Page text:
In this court case, she is seeking to prove that she would never do such a thing. So it is somewhat inconvenient for her that large numbers of her WhatsApp messages with her agent, Caroline Watt, did not drown at the bottom of the North Sea when Ms Watt’s mobile phone found its way there while this case was in its early stages. Instead, they have found their way into the notes of Coleen Rooney’s barrister, David Sherborne.
This trial is unlikely to yield a smoking gun – the clear and certain proof that it was Ms Vardy herself who told The Sun that she was the leaker. So Coleen Rooney has no course of action but to seek to establish that it’s the sort of thing she might do.
And so, as Wayne Rooney and the world’s media looked on, Ms Vardy went through a spectacle that would be beyond agonising for absolutely anybody – namely having her WhatsApp messages read out in court. (There’s no jury, it’s a civil case, which means the jury box is acting as reserved seating for members of the media who care about this stuff enough to have pre-booked a space. It could hardly feel more appropriate.)
Ms Vardy continues to insist that she would never leak personal information about other people to a newspaper, and certainly not for money, a matter which she continued to insist was true, even while a rather intimidating barrister read out messages of hers, one of which concerns a story about the former Leicester City footballer Danny Drinkwater getting done for drink driving, and specifically the words, “I want paying for this”.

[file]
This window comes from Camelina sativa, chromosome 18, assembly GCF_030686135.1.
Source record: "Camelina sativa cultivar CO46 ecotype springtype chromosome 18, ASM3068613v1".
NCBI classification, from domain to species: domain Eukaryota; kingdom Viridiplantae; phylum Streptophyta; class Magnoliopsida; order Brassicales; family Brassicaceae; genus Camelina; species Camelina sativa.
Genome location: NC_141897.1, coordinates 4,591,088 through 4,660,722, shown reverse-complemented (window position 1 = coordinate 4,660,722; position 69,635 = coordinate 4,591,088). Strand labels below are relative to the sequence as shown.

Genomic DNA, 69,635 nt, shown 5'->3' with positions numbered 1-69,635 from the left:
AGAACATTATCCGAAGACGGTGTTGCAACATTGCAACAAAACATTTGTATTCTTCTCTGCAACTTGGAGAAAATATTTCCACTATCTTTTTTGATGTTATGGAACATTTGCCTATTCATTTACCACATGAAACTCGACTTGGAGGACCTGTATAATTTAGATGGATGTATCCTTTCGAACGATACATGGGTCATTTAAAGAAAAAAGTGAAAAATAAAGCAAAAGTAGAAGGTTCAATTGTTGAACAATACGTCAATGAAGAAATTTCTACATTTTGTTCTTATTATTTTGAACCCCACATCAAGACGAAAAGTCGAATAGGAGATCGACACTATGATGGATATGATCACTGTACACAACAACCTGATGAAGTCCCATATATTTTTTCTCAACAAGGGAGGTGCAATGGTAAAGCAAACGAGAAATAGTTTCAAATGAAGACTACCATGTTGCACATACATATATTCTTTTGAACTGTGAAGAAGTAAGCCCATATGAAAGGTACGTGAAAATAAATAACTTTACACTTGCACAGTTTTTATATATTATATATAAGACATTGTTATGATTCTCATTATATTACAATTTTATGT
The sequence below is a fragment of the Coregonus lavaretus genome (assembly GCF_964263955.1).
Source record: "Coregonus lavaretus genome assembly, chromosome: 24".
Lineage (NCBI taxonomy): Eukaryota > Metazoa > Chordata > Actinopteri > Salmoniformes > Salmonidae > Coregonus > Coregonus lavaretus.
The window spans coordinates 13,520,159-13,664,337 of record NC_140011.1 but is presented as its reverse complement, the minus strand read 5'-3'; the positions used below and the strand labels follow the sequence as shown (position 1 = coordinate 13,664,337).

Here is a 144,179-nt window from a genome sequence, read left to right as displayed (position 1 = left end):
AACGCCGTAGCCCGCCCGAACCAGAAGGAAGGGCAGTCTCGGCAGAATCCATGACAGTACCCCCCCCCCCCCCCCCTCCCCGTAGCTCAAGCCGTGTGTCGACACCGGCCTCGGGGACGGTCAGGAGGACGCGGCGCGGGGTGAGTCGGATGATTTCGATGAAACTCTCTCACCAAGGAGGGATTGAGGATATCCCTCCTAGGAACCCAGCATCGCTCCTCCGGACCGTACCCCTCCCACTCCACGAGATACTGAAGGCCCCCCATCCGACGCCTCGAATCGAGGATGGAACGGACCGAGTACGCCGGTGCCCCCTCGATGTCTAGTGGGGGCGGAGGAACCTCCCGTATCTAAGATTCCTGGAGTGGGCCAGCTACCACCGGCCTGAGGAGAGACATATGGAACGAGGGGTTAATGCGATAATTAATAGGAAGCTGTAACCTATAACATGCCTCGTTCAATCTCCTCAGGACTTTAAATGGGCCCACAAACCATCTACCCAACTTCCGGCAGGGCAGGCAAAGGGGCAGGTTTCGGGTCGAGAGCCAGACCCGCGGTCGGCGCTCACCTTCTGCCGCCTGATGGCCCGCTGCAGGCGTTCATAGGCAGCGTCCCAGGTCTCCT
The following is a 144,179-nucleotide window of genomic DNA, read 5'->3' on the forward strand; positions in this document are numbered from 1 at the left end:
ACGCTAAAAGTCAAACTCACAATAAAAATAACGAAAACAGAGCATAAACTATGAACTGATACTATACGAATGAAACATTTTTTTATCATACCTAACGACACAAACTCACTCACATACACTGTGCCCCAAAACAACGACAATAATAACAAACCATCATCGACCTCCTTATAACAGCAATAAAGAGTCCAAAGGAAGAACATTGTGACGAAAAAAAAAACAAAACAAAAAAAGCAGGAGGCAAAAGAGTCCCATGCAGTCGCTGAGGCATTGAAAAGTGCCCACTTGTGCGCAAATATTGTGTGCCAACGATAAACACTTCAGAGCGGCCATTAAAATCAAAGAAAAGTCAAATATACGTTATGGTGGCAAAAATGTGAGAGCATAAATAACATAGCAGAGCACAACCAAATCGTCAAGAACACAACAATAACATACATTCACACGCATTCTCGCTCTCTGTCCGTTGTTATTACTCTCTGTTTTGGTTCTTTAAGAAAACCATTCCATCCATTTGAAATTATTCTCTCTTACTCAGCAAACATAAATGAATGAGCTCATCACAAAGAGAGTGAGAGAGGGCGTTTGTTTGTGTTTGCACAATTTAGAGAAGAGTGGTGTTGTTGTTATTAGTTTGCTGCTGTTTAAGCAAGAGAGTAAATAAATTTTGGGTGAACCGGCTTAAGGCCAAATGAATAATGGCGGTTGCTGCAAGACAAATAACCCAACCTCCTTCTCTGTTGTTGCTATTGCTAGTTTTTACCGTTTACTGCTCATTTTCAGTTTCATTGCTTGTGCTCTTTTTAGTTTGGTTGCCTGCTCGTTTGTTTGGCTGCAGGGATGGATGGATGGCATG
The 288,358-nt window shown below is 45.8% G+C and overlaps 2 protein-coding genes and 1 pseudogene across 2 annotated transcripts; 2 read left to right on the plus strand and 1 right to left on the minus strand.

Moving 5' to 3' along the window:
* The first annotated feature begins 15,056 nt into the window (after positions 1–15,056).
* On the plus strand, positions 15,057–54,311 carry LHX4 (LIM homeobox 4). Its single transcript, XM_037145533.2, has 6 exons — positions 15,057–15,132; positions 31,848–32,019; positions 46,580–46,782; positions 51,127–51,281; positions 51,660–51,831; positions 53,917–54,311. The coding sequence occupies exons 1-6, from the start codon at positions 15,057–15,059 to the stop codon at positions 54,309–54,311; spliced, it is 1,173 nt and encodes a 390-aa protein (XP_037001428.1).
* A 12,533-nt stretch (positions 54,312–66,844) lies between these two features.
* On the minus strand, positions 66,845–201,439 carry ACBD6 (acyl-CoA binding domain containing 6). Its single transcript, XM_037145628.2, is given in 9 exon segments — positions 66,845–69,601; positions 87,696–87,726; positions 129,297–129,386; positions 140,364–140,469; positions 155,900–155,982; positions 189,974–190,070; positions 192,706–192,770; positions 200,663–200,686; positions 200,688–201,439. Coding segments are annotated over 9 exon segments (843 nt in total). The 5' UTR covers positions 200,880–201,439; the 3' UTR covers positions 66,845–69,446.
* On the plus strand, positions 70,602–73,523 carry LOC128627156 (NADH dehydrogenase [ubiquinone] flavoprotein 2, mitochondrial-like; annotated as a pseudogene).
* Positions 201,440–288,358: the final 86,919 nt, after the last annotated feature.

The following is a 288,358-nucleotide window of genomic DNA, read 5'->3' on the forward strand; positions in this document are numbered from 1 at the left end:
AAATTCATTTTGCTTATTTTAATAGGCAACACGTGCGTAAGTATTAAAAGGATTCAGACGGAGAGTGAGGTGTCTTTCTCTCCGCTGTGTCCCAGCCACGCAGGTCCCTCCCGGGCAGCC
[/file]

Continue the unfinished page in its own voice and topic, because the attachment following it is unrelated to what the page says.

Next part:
It appears to be suboptimal for Ms Vardy that her defence – not that she is even defending herself – appears to rest on the fact that countless conversations with her agent, Caroline Watt, were conducted in a kind of jokey code, from which it is impossible to draw any literal meaning. When she said “I want paying for this” she did not in fact want paying. And the information The Sun appeared to be asking her to provide was already available on social media, though for some reason, on some part of social media accessible only to her and not to them.
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She is also determined that the public should believe that she would never do such a thing. Namely, leak stories about Coleen Rooney, a notion that Ms Rooney’s legal team have sought to undermine through one message, of which she is the subject, which simply reads: “Wow, what a c***.”
(A second message, featuring the phrase “nasty b****” was the subject of almost a full hour’s legal argument, specifically over whether it referred to Coleen Rooney or Celebrity Big Brother racism row star Danielle Lloyd.)
It’s progress, in a way. When the rarefied neo-gothic world of the Royal Courts of Justice were designed and built, they were conceived as a home only for those who tend to live a fully cloistered life from cradle to grave – from public school, to Oxbridge, to the inns of court. It was not imagined that this kind of justice would ever be accessible to anyone who hadn’t acquired the cash for it by birthright.
Seven figure libel trials tend to be what grandiose, privately wealthy politicians bring against equally grandiose media barons (and they tend to lose them). They do not tend to be peppered with such phrases as “the lads are fuming” and “she’s such a d***”. Naturally, they are all the better for it.
Whoever loses the Wagatha Christie trial will be more than a million quid down as a consequence. For such funds, one would hope a cheaper bit of advice might have been available a very long time ago. Principally, that this was a very bad idea.